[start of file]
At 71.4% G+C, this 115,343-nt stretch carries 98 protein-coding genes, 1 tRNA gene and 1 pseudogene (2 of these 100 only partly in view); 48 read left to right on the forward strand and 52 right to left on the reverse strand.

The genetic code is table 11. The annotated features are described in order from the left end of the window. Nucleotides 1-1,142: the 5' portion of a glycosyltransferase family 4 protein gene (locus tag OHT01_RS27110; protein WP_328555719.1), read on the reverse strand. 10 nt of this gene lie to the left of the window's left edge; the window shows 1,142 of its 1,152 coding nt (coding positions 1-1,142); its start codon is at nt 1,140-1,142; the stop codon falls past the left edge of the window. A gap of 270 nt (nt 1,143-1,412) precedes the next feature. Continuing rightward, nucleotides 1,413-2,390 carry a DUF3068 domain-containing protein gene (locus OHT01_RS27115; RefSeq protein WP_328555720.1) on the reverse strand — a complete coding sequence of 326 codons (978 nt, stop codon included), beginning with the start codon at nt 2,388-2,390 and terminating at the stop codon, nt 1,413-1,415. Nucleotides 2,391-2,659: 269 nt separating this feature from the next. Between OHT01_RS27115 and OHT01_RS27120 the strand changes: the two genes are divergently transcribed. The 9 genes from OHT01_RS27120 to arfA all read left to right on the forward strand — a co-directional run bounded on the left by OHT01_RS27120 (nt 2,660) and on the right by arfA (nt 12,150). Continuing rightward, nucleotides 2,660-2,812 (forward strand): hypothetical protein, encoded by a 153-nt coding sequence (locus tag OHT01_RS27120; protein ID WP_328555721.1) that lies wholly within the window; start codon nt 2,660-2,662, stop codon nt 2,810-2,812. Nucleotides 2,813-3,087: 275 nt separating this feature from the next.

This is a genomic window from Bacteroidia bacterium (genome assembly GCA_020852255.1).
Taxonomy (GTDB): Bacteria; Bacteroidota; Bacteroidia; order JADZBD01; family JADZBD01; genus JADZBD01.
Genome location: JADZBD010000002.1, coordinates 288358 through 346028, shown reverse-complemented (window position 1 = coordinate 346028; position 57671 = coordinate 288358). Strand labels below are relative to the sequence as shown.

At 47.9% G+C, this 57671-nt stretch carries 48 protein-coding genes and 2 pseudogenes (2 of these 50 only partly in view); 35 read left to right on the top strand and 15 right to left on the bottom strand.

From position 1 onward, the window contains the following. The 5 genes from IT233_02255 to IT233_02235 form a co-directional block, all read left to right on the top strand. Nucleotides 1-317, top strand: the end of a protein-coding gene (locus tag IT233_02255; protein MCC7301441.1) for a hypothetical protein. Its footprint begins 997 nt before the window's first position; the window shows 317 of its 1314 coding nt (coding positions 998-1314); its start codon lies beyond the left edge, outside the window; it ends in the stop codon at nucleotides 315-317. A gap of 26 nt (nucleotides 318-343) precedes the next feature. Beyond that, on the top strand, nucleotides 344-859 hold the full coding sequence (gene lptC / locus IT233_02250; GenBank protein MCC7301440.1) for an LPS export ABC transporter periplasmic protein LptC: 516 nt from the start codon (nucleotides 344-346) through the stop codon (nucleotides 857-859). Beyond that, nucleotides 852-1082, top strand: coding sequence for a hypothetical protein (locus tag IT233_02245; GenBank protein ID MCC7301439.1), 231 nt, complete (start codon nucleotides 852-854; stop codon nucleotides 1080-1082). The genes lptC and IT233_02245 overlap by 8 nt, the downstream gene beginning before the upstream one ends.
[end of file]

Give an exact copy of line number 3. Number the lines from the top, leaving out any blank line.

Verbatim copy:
This is a genomic window from Bacteroidia bacterium (genome assembly GCA_020852255.1).